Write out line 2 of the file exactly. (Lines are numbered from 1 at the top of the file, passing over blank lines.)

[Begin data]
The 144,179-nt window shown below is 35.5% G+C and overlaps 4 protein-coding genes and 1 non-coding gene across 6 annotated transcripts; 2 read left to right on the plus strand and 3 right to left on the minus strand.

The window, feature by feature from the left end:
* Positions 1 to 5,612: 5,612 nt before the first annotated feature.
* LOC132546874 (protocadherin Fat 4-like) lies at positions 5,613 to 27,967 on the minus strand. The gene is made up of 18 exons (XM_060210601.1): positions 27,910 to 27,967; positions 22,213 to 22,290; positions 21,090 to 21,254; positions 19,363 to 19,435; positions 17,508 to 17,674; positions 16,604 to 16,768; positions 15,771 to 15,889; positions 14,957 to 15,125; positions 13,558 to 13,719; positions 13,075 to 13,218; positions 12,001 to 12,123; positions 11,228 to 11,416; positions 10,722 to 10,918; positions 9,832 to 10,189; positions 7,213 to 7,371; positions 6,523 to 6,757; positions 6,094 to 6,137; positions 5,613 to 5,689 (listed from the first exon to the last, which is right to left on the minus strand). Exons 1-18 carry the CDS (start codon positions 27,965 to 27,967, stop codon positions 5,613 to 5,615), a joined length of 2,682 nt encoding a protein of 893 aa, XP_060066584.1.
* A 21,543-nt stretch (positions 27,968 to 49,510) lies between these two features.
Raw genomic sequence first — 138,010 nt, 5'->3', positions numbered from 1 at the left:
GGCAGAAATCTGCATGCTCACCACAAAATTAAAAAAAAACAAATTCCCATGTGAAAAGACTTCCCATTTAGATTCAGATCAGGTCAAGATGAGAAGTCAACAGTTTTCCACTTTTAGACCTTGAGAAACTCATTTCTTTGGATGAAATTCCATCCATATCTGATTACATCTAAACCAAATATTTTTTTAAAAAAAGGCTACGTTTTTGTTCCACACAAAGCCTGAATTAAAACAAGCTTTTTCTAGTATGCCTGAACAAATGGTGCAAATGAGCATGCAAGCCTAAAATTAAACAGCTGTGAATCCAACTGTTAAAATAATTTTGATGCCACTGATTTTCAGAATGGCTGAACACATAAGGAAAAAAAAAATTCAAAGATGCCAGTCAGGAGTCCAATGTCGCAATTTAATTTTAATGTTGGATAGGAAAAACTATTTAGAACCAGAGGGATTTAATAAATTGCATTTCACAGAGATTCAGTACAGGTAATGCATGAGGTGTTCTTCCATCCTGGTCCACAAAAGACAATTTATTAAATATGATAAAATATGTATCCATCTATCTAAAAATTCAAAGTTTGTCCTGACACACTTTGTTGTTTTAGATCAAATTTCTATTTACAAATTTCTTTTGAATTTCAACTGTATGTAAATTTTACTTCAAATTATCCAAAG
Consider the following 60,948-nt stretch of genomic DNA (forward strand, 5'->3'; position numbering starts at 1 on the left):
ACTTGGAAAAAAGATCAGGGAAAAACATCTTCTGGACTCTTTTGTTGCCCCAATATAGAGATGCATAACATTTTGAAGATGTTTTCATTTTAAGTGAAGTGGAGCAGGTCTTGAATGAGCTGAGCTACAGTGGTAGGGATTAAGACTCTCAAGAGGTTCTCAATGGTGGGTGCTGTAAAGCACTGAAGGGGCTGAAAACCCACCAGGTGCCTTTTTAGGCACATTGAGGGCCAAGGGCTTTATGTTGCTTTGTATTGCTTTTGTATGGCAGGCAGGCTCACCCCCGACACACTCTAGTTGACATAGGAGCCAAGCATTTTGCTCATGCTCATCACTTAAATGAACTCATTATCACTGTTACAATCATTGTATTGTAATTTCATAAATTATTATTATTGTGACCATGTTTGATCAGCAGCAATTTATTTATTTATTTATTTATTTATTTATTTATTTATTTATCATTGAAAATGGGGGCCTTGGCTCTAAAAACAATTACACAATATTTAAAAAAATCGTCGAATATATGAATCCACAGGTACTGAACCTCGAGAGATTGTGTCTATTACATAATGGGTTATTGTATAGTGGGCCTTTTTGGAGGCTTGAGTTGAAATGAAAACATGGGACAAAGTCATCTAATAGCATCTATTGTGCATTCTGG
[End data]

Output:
The window, feature by feature from the left end: